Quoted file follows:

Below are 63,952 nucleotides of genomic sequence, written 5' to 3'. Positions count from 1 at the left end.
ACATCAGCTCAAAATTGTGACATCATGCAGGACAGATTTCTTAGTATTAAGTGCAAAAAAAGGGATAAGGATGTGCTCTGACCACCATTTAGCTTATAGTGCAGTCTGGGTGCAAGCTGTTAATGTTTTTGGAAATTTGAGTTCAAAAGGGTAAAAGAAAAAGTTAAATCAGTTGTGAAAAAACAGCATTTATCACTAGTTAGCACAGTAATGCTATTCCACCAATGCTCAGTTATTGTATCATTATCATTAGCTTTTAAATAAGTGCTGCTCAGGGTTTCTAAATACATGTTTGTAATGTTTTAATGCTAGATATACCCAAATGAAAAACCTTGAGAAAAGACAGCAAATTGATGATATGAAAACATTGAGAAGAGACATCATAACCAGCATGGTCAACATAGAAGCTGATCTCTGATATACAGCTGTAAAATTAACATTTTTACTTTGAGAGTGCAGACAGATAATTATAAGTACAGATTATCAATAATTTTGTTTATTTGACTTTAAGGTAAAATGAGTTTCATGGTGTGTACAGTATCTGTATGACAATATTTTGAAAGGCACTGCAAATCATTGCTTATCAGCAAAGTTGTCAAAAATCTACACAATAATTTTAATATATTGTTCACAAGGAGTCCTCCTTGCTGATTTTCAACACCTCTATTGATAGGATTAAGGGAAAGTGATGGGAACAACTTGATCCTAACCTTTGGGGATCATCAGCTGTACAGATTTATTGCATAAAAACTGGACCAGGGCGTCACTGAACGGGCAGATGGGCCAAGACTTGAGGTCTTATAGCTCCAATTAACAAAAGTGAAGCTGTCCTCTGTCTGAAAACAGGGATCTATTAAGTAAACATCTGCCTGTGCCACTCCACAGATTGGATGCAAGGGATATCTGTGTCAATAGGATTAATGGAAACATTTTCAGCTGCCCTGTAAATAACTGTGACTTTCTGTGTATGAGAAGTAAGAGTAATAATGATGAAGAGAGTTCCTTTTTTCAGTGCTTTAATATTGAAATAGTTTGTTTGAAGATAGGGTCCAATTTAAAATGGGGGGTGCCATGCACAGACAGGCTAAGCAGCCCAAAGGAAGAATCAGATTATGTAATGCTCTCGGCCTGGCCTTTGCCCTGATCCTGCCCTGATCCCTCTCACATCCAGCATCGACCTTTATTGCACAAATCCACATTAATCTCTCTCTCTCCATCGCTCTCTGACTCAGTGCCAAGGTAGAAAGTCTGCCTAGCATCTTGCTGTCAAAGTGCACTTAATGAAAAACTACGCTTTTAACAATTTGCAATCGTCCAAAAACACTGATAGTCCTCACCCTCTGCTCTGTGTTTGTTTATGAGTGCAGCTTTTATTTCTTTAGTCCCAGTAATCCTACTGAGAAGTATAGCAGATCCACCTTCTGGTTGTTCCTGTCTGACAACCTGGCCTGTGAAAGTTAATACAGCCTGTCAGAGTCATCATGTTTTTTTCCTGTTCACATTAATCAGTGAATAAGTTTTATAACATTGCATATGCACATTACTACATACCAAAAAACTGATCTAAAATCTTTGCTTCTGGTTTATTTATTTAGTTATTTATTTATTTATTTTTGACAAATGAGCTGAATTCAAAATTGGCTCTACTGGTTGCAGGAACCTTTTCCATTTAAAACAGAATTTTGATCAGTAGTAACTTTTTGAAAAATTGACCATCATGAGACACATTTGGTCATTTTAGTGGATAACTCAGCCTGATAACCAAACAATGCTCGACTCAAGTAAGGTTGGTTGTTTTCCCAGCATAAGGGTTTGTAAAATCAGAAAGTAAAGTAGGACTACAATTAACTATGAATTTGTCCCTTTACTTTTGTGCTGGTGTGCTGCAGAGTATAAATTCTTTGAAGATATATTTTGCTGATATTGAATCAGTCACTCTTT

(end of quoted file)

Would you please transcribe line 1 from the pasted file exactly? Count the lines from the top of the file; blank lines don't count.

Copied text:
Below are 63,952 nucleotides of genomic sequence, written 5' to 3'. Positions count from 1 at the left end.